These Quotes From the Paper Neil Gorsuch Edited in College Are Pure Gold

Neil Gorsuch
Neil Gorsuch / AP
• February 2, 2017 6:10 pm


While he was an undergraduate student at Columbia, President Trump's nominee for the Supreme Court, Neil Gorsuch, created the Federalist, a conservative-leaning school paper that mocked liberal campus life and Joe Biden's bad grades.

Articles by Gorsuch have surfaced since his nomination Tuesday night, many containing quotes that are too good to ignore.

Gorsuch teamed up with fellow students P.T. Waters and Andy Levy, who is now a Fox News contributor and satirist, to create the paper, the Daily Mail reported Thursday.

"We will be different," they wrote. "Our voice will be an aggressive but considered one, one that may make you think or may just make you angry."

The editors immediately challenged left-wing popular opinion, presenting counter-arguments with a thoughtfully textualist but sometimes snarky method. Most articles considered a reoccurring problem on college campuses: freedom of speech and thought.

"The Left has too long been unchallenged at Columbia," Gorsuch and his co-editors wrote. "The whining children must be told, not to shut up (we will not resort to their methods), but to show tolerance for those who place freedom of thought above joining the mob."

One issue they tackled was whether the Marines had the right to recruit on campus. While most students protested the idea because of the military's discrimination against gays, Gorsuch saw this as an issue of First Amendment rights.

"The question here is not whether the Marines should be allowed to recruit on campus' but whether a University and its community, so devoted to the freedom of individuals to pursue their own chosen lifestyles and to speak freely, has the right or obligation to determine who may speak on campus or what may be said," he wrote.

Gorsuch clarified that although his liberal peers protested discrimination, they were taking a "narrow view," and were not thinking "pragmatically" about issues because they were only focusing on the "discrimination factor."

He saw this while debates flared on campus about single-sex fraternities.

"We do not ask the Liberal to ‘vindicate' himself in the eyes of a Marxist; nor do we ask the Gay and Lesbian alliance to ‘justify' their lifestyle to the Catholic Ministry," he wrote. "We have, at a University like Columbia, the right to disagree, but do we have the right to impose our notions of virtue on others?"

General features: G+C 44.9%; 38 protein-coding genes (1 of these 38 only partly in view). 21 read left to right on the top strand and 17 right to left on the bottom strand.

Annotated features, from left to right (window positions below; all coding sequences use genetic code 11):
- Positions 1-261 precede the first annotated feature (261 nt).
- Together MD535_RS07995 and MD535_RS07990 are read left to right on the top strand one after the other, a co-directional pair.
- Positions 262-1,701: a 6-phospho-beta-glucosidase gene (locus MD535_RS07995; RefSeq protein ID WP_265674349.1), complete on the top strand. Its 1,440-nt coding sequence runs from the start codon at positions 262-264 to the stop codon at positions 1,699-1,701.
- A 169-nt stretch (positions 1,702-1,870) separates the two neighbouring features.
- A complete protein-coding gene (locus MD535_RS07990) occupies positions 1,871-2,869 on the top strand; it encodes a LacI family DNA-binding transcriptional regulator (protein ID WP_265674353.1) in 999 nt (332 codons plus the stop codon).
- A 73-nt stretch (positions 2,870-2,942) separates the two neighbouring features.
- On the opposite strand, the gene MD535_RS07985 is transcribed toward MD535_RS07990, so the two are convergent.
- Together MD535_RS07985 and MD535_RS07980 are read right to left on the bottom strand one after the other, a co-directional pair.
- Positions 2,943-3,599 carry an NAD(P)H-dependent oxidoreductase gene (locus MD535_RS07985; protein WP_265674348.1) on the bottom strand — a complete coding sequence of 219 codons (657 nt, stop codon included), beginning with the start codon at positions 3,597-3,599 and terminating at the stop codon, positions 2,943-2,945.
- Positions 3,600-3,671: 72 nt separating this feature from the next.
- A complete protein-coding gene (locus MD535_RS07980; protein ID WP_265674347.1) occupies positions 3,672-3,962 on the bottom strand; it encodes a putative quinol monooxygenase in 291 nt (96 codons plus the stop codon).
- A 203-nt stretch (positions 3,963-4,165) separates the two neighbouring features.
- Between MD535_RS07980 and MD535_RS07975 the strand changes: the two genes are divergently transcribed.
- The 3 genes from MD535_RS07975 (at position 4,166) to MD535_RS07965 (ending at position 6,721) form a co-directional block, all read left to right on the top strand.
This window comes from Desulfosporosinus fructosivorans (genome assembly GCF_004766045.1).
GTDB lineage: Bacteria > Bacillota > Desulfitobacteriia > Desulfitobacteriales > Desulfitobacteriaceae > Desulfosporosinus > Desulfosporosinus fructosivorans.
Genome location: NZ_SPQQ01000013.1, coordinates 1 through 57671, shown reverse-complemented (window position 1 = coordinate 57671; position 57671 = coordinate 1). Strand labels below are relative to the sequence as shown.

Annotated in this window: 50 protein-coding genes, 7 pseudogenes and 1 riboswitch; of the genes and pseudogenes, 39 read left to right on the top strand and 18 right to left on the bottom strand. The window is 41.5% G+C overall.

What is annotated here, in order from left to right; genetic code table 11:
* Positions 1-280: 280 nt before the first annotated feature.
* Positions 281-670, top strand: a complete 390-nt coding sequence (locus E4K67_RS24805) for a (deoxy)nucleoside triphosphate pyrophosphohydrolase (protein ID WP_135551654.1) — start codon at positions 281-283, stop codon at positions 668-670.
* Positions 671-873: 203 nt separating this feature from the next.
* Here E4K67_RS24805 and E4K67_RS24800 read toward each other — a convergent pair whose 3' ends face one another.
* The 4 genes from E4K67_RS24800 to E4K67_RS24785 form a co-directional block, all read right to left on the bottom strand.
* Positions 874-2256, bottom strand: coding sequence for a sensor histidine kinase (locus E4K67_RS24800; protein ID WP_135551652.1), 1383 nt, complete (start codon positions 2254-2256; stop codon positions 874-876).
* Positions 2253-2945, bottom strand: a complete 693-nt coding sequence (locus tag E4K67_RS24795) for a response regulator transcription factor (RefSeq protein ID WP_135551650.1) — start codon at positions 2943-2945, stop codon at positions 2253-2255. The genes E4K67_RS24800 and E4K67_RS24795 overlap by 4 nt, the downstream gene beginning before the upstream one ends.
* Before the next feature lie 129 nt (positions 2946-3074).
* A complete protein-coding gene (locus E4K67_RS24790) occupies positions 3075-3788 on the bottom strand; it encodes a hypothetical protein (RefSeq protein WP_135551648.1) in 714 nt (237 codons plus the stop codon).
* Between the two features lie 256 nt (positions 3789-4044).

One of the strangest findings in the paper was a joke about Donald Trump being president in a 1987 article by Levy that polled students on who would be president, the Washington Examiner reported. The idea of Trump being president was so strange that they included the response to the poll in their "Tidbits from the first Fed poll" section.

"Choice for President:

‘Marx.' (And they thought Reagan was too old to run for president)

‘Trump should run for pres.' (With Zeckendorf as VP, perhaps?)

‘Power to the People' (would they all fit in the White House?)

‘I would have loved Gore, but Tipper lost the election for him.' (from an irate "Twisted Sister" fan)

But the paper's best burn takes form in calling out former Vice President Joe Biden.

As Joseph Biden (D-Delaware), now former Presidential candidate and still Chairman of the Senate Judiciary Committee, hinted over the last few weeks that Judge Bork lacked integrity, news that good ol' Joe had "misstated" his own credentials arose. His "degrees held" and "awards received" have been misrepresented in the past. He has been accused of plagiarism in law school, and it turns out he purloined phrases from British Labor Party leader Neil Kinnock—of all people.

We find it interesting that someone who graduated from law school 75th out of 86 students—he had a little trouble remembering that, too—has the cajones to tell a Yale University Law School professor, someone whose appointment the American Bar Association gave its highest rating, what the First Amendment says.

To be fair, they also came to Biden's defense when he was mocked by the media for failing a class in his first year in law school, writing, "The demise of Joseph Biden's aspirations for the White House … suggests that the media and the public are taking a new view on the past adventures and misadventures of present public officials. In examining details of any individual's decisions, a more reasonable and understanding line ought to be drawn between relevant and irrelevant information."

But everyone was fair game for the Federalist, and in an ironic twist, Gorsuch himself will be victim to the media as he vies to fill the shoes of the late Justice Antonin Scalia.